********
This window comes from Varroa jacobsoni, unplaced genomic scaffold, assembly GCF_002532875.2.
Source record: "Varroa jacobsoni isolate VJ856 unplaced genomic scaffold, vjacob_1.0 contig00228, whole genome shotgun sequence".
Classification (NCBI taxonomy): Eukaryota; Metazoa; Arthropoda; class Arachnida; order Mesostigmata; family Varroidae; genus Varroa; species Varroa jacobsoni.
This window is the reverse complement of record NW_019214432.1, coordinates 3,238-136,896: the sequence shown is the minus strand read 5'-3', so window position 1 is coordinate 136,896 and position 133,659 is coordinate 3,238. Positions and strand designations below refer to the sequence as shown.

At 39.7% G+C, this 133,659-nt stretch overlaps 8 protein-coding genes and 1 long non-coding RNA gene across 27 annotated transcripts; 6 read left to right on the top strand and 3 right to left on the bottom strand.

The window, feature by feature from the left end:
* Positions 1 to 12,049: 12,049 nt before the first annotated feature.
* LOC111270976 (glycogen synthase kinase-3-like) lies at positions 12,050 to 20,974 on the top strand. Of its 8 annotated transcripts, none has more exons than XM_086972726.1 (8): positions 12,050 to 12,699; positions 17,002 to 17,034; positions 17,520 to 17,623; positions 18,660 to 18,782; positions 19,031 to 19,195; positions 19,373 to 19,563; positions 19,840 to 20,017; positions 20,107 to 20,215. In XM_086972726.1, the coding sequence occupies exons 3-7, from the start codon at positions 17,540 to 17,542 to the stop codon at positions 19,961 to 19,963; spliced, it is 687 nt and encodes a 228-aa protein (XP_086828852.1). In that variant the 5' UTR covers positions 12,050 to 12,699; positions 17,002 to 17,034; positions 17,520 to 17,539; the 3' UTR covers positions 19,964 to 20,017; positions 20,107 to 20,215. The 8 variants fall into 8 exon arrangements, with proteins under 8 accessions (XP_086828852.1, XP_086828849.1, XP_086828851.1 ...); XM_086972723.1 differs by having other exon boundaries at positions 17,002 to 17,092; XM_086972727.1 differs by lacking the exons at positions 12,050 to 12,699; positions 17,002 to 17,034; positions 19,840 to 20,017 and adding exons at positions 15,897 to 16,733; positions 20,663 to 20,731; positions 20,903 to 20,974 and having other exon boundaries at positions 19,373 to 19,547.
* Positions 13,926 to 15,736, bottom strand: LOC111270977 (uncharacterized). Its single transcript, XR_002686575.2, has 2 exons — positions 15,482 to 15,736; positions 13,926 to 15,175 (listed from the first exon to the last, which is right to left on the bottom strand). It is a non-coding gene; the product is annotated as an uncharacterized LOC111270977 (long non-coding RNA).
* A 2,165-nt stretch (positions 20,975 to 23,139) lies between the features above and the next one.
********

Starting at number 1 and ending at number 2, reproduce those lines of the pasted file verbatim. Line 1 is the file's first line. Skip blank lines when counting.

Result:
This window comes from Varroa jacobsoni, unplaced genomic scaffold, assembly GCF_002532875.2.
Source record: "Varroa jacobsoni isolate VJ856 unplaced genomic scaffold, vjacob_1.0 contig00228, whole genome shotgun sequence".